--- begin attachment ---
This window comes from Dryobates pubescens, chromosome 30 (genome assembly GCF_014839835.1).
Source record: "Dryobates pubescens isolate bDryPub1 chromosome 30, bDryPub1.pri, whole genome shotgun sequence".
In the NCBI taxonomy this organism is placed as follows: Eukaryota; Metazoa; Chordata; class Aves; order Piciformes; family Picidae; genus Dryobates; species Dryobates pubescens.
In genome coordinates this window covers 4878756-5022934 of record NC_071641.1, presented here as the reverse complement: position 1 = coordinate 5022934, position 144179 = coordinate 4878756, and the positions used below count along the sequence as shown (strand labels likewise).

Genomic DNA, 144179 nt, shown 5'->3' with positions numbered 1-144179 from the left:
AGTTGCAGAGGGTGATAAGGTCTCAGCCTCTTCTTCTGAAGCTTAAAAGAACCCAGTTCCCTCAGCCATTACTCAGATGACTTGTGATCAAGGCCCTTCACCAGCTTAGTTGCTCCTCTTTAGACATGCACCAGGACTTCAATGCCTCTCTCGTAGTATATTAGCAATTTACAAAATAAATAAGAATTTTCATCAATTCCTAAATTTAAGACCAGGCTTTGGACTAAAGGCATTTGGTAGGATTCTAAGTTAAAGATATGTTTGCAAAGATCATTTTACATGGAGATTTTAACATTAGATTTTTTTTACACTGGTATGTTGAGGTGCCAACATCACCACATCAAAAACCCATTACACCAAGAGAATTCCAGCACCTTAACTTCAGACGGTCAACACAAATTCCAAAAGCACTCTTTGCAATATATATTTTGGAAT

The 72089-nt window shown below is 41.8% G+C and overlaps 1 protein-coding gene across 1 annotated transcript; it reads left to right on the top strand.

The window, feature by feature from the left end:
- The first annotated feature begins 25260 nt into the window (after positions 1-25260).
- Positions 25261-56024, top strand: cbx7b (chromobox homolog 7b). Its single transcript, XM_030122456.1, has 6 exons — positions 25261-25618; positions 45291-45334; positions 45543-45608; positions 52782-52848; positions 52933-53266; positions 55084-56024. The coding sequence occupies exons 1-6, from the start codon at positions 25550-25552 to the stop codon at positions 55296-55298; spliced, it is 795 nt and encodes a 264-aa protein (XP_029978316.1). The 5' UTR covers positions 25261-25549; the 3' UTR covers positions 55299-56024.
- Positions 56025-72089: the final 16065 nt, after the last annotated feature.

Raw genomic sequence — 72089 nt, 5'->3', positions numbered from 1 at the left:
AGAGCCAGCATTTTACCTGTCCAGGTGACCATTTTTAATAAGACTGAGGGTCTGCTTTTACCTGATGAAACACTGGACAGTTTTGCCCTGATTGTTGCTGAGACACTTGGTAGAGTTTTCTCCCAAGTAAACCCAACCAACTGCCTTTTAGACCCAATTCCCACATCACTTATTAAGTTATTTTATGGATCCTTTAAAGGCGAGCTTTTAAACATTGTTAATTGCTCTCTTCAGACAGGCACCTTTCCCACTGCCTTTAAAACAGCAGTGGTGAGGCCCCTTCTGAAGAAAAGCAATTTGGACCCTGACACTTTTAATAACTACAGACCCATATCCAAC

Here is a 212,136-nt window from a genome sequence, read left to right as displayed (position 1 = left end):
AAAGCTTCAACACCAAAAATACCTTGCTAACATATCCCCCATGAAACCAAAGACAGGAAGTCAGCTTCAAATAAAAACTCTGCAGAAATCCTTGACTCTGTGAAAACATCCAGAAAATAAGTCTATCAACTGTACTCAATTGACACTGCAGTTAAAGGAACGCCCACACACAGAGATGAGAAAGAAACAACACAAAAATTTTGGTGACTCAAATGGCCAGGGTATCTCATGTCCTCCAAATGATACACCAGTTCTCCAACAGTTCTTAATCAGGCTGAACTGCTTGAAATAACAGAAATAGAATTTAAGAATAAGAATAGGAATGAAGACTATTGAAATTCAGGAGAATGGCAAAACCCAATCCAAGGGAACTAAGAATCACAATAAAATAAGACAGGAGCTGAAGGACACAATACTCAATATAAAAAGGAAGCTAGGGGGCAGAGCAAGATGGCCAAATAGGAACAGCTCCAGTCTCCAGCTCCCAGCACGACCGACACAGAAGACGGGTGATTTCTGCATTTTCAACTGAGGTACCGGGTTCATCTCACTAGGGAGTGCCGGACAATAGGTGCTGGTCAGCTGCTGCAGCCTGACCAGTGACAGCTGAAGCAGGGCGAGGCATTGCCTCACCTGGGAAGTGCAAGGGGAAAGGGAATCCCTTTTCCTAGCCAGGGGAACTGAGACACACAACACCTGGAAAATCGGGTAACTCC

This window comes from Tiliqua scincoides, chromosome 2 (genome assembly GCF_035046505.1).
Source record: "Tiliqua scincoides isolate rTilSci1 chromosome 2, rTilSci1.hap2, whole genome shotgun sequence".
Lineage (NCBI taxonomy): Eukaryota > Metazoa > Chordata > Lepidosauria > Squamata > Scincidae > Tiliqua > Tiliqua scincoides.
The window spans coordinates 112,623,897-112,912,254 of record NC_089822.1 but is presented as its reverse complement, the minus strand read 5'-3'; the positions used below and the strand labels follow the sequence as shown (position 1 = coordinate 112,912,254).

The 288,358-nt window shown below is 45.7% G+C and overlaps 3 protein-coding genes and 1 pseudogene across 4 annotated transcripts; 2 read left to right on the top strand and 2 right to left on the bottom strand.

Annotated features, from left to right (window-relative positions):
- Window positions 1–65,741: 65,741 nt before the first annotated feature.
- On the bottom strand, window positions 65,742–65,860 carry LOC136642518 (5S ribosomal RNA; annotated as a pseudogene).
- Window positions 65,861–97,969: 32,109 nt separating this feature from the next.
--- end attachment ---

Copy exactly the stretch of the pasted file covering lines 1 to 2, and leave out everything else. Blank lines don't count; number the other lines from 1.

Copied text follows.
This window comes from Dryobates pubescens, chromosome 30 (genome assembly GCF_014839835.1).
Source record: "Dryobates pubescens isolate bDryPub1 chromosome 30, bDryPub1.pri, whole genome shotgun sequence".